The first phase of the the review of mental health services for children and young people in England is complete and report has been published. This review has been requested by the Prime Minister in January 2017. The report confirms many of the issues raised in the Five Year Forward View for Mental Health published in 2016 and in particular, comments on the difficulties children and young people face in accessing appropriate support for their mental health concerns from a system that is fragmented and where services vary in quality.
Key points are:
- CQC has found that, whilst most specialist services provide good quality care, too many young people find it difficult to access services and so, do not receive the care that they need when they need it.
- CQC has rated 39% (26 services) of specialist community child and adolescent mental health services (CAMHS) as requires improvement and 2% (1 service) as inadequate against CQC’s ‘responsive’ key question, which looks at whether people access care and treatment in a timely way.
- The problem of gaining access to specialist help is contributed to and compounded by the fact that those who work with children and young people (in schools, GP practices and A&E, for example) do not always have the skills or capacity to identify or support the mental health needs of children and young people.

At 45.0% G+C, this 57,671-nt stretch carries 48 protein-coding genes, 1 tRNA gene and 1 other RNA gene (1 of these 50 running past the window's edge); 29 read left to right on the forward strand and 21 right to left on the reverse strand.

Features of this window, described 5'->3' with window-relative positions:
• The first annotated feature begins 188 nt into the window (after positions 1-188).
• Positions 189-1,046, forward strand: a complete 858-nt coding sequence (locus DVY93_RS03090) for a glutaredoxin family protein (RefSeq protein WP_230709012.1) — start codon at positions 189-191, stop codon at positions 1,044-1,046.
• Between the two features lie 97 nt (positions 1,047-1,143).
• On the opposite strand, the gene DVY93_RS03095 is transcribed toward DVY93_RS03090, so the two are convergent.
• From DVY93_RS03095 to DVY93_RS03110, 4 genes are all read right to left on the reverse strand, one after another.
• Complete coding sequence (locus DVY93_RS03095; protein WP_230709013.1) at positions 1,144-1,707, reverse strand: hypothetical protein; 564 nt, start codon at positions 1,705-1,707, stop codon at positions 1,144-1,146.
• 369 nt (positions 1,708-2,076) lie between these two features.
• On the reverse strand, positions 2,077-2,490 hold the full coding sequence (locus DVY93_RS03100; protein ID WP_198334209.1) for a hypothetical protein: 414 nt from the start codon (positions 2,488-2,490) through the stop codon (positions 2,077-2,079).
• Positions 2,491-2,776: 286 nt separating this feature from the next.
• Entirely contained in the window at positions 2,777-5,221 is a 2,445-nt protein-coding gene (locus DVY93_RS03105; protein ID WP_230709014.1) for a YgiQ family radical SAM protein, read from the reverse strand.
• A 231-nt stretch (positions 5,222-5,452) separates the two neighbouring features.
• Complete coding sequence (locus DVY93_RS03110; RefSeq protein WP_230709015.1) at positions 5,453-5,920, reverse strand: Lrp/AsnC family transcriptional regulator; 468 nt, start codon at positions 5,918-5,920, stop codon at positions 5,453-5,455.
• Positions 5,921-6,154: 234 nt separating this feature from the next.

- When concerns are identified, children and young people, and their families, often struggle to navigate the complicated and fractured system of services created by a lack of joined-up working.
Speaking about the report, Dr Paul Lelliott, Deputy Chief Inspector (lead for Mental Health) said:
“This review has given CQC an important opportunity to not only consider the quality of care as found in our inspections, but also take a step back and look at the system as a whole. The findings in CQC’s phase one report will inform the Government’s Green Paper on children and young people’s mental health, expected before the end of the calendar year. By providing an assessment of the system, this report also lays the foundations for the next phase of CQC's review. Phase two will seek to identify where has there been real change in the system, where change has been slower and what was needed to drive better care. CQC will carry out fieldwork to observe care where appropriate, speak to staff and also commissioners. Following this, CQC will make full recommendations to encourage improvement in the mental health system for children and young when we publish our thematic review in March 2018."